Partly it's down to the nature of British media itself. Every weekend, pundits grumble about English managers not getting a fair chance in the league, despite the fact the English managers they're talking about barely have a page on their CV. When Watford hire a Marco Silva or Crystal Palace get a Frank de Boer or Leicester City bring in Claude Puel, the chatter begins: give it to Ryan Giggs, give it to Sean Dyche, give it to the bloke who works at the local grocery, as long as he's British. It's that long-dormant, now emerging racist and xenophobic drivel, "They're taking all our jobs", only it's disguised as 'expert opinion'.

That bias is present against foreign players as well, though in a reduced measure. It does make for perfect irony that it is the foreign players who have maintained the quality of the Premier League. Promising English players, through no fault of theirs, are put on such high pedestals that they are bound to fall. That is not to say foreign players do not receive recognition. Indeed, the list of Premier League's all-time finest includes the likes of Thierry Henry, Dennis Bergkamp, Claude Makelele, Cristiano Ronaldo, Didier Drogba and many others. But an Alan Shearer or a Wayne Rooney will, explicably, be more beloved. In his seventh season now, each probably better than the last one, Aguero is yet to reach the 'beloved' status, except among City fans.

Aguero's magnificent flight just under the bracket of football elite is also down to another diminutive Argentinean. It seems as if a generation of Argentinean footballers went underrated due to the utter madness of Lionel Messi. He casts a shadow so large that it still looms on Neymar even after the Brazilian moved over a thousand kilometres away to Paris. The entire Argentinean national team is nothing but one big McGuffin in Messi's story, in 'the greatest of all time' narrative. It's never 'Argentina should win the World Cup', it's always 'Messi should win a World Cup with Argentina'. And, well, there's also the fact that Aguero plays for Manchester City, a club that's not present in the prescribed history of the English League. Unless you're Manchester United, Arsenal or Liverpool, you're 'w*****s'.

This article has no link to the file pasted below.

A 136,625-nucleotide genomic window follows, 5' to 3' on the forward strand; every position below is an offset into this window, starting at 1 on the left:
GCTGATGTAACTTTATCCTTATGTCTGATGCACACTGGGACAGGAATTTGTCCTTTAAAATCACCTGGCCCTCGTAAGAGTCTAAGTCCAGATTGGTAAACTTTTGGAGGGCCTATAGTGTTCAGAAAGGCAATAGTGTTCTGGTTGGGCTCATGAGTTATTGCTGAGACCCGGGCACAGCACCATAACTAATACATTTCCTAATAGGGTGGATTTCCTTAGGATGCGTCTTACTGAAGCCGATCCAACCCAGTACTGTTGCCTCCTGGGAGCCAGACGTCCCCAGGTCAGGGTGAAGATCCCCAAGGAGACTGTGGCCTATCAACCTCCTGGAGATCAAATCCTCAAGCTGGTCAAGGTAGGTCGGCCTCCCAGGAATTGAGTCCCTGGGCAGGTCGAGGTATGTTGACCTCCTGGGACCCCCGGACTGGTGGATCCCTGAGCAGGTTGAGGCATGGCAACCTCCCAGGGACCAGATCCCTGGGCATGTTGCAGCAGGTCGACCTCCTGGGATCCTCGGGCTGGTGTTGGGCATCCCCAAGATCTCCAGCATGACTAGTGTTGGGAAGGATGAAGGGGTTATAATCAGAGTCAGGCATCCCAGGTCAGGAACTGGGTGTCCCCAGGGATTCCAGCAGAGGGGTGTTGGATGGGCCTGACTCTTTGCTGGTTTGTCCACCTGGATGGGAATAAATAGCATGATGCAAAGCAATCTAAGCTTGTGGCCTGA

Aside from a few recognisable reasons, Aguero's non-reckoning in the highest echelons of football is largely mysterious and, frankly, baffling. He has got to be the best low-key striker in Europe, if there is such a thing. Yes, there are some who score more goals than him (and there are not many) and then there are some who make a big deal out of their achievements, but Aguero has just been Aguero-ing in his time, be it at Atletico or Manchester City. He just doesn't care. Players and managers came and went at City, the club kept changing shape and style, those who were crucial once are redundant today, but Aguero has been there doing his thing, making himself indispensible, season after season.

He doesn't need a statue at the entrance of the stadium; he is the statue. The commentator screaming his name in a protracted manner is an actual thing, an invention of our age. Just like memes and cat videos. We see so many great players doing so many great things in the Premier League today, but nothing comes close to the inevitability of 'Aguerooooooooo'.


Updated Date: Nov 03, 2017 15:36 PM